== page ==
BARNEGAT, NJ - News came out last month of the Barnegat Township School District’s recognition as a high performing district. Academic achievement reflects only a small part of the designation.
School administrators shared the categories that earned the district perfect scores in the New Jersey Quality Single Accountability Continuum (NJQSAC) review. Barnegat Schools only passed the evaluation in one other time in fifteen years.
The process included a review of past standardized test results. The waiver of state tests last year did not contribute to the district’s decision to harvest data. Reconfiguration made it all the easier.
Amidst pandemic related school closings, many are concerned about COVID-19 learning loss. Parents already up in arms against reconfiguration renewed their objections.
Teachers reassigned as data coaches access the information and use it to address student shortcomings and strengths. School administrators view the changes as a means of analysis and action plans.
“The data harvest is broken into two major components,” explained Superintendent of Schools Dr. Brian Latwis. “The first component is the scores, and where we are as far as benchmarks and proficiency numbers.”
“My opinion is that’s even more important to see what you do with the data,” Latwis continued. “It’s one thing to look at it and move on. It’s quite another thing to look at the data and find the actionable things that can be done.”
Principals from each of the district’s six schools shared a succinct summary of the overall data harvest results. Administrators rely on such tools as LinkIt to identify trends in their schools.
This is the first of a three-part series on academic related progress in Barnegat Schools. The youngest students appear to be on track to meeting or exceeding expectations.
Jennifer Froehlich, Principal of the Dunfee School, provided information regarding the youngest members of the Barnegat School District. Only children of preschool age now attend Dunfee.
Literacy expectations for four-year preschooler falls into three basic categories. Students are expected to recognize and write their names, identify uppercase letters, and recognize rhyming words. The one-time analysis on the rhyming words showed that students identified rhyming words 73 percent of the time.
“Ninety percent of our students are able to recognize and write their names, “shared Froehlich. “...The (proficiency) grew by fifteen percent as far as identifying uppercase letters.”
Preschool students experienced a 14 percent growth in identifying numbers from 0-10 from one trimester to the next. Shape recognition increased by 11 percent to somewhere in the low 90th percentile.
Froehlich offered several actionable steps the school will use to increase proficiencies. One consideration includes a Summer Transitional Academic Camp.
Collins School Principal Josh Toddings presented the results of the data harvest for Kindergarten – Second Grade. He recapped some of the actionable items developed from the last cycle and referenced “dramatic increases” in the school.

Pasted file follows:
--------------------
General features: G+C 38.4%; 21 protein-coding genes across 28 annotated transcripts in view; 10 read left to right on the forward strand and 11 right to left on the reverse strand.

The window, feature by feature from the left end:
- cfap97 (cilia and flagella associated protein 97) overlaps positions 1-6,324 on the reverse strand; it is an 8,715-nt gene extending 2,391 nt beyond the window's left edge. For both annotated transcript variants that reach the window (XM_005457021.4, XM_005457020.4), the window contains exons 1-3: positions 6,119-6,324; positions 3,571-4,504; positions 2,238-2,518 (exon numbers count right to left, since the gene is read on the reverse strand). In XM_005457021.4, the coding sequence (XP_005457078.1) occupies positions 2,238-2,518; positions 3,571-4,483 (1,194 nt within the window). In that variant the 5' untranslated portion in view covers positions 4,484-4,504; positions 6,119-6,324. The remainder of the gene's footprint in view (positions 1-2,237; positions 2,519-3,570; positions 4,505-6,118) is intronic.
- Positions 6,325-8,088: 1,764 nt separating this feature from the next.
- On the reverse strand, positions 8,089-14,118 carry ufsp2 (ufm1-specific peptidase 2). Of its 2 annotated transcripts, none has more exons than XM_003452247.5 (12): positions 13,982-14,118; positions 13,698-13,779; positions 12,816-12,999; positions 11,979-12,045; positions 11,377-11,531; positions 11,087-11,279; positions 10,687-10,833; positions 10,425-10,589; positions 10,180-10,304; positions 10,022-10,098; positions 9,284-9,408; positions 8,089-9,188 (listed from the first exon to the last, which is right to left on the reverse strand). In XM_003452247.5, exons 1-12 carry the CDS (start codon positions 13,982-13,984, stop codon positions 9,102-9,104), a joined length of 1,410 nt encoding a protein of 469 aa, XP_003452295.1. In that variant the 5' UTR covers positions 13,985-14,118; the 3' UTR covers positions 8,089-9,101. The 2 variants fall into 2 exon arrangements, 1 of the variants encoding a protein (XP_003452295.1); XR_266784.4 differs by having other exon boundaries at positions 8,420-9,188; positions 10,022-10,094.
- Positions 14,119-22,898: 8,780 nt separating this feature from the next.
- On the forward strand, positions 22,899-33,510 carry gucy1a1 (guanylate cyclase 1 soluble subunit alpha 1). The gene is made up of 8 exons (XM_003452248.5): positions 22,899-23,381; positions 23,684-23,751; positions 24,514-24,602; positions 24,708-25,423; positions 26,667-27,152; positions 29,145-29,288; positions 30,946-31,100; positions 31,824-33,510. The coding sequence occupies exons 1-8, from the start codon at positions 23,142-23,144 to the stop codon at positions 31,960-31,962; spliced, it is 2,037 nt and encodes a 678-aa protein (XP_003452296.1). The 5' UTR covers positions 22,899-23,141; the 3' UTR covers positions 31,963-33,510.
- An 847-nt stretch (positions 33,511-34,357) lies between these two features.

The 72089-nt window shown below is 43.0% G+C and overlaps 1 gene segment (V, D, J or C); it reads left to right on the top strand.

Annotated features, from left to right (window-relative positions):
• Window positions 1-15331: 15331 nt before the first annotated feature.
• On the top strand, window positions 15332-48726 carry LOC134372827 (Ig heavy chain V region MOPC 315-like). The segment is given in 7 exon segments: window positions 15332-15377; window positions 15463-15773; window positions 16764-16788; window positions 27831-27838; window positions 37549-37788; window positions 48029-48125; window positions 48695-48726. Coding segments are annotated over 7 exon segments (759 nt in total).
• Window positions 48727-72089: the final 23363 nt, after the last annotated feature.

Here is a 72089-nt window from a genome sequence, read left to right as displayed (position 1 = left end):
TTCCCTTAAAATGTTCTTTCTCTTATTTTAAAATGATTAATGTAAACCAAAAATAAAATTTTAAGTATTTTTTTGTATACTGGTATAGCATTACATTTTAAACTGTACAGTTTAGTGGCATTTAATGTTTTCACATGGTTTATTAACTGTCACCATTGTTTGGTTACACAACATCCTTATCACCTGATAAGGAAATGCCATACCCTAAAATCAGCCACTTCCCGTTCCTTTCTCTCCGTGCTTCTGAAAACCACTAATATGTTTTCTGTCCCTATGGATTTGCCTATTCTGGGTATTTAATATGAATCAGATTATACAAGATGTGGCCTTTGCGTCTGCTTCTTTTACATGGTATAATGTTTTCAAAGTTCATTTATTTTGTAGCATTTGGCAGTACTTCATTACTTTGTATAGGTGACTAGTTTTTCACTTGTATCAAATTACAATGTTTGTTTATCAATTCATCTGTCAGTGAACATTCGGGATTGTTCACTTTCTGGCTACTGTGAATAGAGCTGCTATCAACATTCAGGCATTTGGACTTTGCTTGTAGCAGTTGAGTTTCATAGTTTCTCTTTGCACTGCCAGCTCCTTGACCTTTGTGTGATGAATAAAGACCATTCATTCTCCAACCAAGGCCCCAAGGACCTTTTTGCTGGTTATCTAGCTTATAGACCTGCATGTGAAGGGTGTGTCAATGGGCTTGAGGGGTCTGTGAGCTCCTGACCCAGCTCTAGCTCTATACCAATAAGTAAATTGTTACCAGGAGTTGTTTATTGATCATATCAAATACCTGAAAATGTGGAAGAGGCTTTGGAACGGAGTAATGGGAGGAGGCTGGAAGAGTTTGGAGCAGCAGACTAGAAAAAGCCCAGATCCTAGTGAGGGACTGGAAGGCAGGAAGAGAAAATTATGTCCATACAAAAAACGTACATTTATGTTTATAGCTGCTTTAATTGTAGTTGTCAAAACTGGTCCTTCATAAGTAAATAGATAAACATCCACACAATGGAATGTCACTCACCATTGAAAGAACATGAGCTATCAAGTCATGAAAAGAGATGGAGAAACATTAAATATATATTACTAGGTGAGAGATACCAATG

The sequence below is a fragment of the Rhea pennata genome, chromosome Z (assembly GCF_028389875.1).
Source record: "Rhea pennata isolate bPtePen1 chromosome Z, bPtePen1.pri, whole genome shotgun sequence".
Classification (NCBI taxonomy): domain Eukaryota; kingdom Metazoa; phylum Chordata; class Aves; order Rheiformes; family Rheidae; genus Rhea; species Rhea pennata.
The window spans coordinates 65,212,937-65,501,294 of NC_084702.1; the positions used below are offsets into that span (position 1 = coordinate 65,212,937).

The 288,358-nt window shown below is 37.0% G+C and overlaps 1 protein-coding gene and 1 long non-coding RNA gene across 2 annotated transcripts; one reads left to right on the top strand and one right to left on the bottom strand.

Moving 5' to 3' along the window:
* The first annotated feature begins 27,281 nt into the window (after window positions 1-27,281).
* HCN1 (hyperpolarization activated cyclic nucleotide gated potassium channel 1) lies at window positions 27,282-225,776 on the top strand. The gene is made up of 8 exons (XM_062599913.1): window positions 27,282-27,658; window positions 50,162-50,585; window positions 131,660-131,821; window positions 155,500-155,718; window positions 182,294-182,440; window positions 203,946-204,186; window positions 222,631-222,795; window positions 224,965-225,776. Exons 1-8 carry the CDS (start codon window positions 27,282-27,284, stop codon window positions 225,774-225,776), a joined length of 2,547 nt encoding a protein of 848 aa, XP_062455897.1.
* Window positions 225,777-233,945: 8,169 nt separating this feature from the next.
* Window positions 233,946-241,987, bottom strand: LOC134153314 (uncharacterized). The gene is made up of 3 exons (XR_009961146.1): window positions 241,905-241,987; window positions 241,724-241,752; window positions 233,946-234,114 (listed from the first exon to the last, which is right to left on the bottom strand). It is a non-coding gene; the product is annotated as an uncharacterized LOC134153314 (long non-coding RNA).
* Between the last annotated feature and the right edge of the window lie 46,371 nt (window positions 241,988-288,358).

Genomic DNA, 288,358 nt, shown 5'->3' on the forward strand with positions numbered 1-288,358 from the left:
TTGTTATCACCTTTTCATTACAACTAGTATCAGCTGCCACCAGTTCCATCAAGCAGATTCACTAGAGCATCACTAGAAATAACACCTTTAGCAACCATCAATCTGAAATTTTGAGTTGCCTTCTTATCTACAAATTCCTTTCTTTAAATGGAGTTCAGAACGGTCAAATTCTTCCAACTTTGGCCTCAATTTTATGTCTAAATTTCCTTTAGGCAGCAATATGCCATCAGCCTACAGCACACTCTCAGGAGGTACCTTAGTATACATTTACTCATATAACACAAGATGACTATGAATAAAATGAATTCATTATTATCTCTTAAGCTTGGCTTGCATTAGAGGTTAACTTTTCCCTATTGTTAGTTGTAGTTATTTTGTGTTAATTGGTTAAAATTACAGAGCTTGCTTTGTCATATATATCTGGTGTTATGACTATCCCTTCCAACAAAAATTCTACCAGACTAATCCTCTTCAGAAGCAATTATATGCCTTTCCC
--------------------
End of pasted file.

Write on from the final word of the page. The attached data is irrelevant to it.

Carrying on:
“One of the major things we are looking to do is increase our reading and comprehension skills,” Collin stressed as he described tools used to achieve the goal. “We are trying to establish the skill sets they need now and throughout their schooling career.”
Fifty percent of kindergarten students met or exceeded ELA expectations during the first marking period of the year. The percentage went up twenty points when assessed in the second marking period – a total of seventy percent.
The overall ELA assessment for first-graders meeting or exceeding expectations totaled 57 percent. By the second marking period, the number increased to 71 percent.
Of the first-grade classes, 31 students qualified to take a STAR reading assessment during the second marking period. All of them passed and met the benchmark. This increased the growth to a total of 75 percent in the first grade.
Second-graders who met or exceeded expectations in the first marking period amounted to 51 percent of students. During the second marking period, 99 students qualified for the STAR reading assessment. The overall growth for second-graders moved to 65 percent proficiency.
“As far as math from one marking period to the next, the test increases in skill,” explained Toddings. “It becomes harder in skill.”
One example would be the ability of a kindergarten student to count to 25 during the first marking period. During the second marking period, students are expected to count to 50.
“The increase in difficulty is why you do not necessarily see the same amount of growth.,” Toddings continued. “We started at 86 percent and maintained about 83 percent of correct answers with the increase in skill sets.”
First grade students scored 96 percent during the first marking period and were at 92 percent during the second marking period. Again, the questions became more difficult.
Grade two students performed similarly, started at 91 percent in the first marking period and moving to 89 percent as more skills were added.
Both the Dunfee and Collins principals expressed gratitude for the people and tools contributing to data harvests. Look for our next article on progress within the Donahue and Horbelt Schools.
Sign up for TAPinto E-News alerts to be the first to read about all things local.
Please send all story leads or Letters to the Editor to email@example.com.